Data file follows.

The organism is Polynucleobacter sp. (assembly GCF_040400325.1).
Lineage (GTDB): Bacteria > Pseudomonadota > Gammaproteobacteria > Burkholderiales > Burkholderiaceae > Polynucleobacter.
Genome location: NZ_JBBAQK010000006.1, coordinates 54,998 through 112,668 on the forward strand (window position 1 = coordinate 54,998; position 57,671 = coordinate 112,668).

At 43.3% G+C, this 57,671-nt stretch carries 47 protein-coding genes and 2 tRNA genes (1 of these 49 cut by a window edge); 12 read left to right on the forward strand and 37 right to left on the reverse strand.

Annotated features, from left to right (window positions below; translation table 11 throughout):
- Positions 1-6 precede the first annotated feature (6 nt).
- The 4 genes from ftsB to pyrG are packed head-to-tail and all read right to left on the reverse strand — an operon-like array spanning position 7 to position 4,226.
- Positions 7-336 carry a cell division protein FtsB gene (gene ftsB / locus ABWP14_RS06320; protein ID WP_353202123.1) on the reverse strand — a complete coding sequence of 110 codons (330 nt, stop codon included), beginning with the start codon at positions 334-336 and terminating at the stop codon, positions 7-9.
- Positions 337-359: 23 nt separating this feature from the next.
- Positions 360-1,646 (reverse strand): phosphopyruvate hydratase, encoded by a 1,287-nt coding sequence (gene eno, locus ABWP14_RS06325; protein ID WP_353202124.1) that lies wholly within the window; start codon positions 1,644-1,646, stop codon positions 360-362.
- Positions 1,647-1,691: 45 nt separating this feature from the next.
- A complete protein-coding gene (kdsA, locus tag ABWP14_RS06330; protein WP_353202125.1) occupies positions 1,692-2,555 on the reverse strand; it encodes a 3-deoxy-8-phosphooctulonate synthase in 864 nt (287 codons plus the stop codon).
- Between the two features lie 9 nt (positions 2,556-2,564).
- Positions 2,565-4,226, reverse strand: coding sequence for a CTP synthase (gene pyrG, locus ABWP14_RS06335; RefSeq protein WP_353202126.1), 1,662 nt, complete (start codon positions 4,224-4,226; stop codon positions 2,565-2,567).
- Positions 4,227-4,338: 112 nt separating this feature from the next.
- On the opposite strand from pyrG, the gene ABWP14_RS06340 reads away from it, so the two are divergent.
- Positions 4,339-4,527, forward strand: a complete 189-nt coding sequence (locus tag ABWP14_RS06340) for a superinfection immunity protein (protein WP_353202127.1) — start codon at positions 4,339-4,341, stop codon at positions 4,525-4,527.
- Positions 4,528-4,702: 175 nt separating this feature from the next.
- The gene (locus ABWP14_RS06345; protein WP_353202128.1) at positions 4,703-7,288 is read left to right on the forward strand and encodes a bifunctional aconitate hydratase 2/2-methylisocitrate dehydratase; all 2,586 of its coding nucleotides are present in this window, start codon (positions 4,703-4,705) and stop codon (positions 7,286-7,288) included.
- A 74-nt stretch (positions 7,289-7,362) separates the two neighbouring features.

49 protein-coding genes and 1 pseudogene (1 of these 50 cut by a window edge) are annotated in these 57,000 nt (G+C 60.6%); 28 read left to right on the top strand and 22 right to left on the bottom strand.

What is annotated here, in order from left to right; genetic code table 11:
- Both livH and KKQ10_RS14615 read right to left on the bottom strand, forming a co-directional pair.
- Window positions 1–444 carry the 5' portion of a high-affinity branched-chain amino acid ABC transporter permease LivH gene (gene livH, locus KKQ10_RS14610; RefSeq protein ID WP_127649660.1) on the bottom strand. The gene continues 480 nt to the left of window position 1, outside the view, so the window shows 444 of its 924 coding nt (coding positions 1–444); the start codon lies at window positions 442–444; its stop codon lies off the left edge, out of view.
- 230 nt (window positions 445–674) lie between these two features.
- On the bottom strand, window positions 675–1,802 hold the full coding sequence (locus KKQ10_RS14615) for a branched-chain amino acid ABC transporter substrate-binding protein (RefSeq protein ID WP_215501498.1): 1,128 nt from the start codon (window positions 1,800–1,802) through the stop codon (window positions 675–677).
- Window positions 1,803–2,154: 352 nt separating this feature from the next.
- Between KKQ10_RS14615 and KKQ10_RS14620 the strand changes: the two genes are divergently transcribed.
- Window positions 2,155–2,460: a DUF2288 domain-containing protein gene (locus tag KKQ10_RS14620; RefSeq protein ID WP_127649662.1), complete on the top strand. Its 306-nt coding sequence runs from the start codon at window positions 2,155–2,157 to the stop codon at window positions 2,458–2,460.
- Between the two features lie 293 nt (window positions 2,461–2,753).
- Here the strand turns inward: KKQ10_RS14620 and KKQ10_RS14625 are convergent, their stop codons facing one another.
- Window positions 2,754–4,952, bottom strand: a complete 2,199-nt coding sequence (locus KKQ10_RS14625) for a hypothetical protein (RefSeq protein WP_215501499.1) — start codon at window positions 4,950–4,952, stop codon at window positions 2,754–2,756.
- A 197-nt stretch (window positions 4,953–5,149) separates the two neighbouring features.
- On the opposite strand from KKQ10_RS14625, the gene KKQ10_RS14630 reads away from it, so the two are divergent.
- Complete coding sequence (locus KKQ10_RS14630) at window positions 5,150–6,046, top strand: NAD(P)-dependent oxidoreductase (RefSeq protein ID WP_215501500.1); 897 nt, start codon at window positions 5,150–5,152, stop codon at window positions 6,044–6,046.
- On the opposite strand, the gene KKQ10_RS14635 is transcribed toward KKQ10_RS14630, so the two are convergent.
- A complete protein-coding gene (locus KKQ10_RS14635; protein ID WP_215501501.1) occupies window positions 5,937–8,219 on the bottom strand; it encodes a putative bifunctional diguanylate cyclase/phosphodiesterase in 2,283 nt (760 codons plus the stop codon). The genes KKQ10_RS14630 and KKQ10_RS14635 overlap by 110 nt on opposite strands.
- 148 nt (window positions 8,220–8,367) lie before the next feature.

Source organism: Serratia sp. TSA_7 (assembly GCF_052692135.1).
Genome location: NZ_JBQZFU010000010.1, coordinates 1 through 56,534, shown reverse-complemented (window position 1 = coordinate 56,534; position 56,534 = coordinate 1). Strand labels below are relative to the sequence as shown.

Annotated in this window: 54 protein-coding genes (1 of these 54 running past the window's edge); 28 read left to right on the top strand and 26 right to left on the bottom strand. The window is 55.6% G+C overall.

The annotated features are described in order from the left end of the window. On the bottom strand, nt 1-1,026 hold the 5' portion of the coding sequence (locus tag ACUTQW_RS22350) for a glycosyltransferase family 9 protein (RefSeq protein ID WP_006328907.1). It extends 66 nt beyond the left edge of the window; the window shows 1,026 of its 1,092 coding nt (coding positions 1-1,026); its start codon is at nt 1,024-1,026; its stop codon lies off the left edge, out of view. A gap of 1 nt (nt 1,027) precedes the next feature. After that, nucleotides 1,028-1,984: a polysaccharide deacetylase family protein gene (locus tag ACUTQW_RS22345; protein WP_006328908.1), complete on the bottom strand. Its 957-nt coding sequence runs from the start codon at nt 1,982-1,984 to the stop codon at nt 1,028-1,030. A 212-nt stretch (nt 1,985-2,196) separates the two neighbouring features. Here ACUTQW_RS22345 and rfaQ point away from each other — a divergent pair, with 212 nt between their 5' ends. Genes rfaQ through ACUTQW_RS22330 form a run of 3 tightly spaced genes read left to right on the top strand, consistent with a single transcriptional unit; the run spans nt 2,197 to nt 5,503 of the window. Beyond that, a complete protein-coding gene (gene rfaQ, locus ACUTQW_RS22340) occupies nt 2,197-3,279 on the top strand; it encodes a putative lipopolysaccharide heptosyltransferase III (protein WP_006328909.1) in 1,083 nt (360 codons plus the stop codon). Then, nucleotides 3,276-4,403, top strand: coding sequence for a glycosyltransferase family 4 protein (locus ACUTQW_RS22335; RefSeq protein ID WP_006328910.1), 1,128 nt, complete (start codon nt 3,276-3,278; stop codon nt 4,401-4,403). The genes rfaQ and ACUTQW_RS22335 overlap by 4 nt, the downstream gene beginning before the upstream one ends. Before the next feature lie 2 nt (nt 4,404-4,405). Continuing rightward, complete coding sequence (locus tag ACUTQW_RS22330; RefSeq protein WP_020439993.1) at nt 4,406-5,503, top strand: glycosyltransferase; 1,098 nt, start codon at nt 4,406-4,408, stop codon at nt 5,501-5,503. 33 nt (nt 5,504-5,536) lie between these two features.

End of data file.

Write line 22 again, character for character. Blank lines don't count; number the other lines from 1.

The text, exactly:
What is annotated here, in order from left to right; genetic code table 11: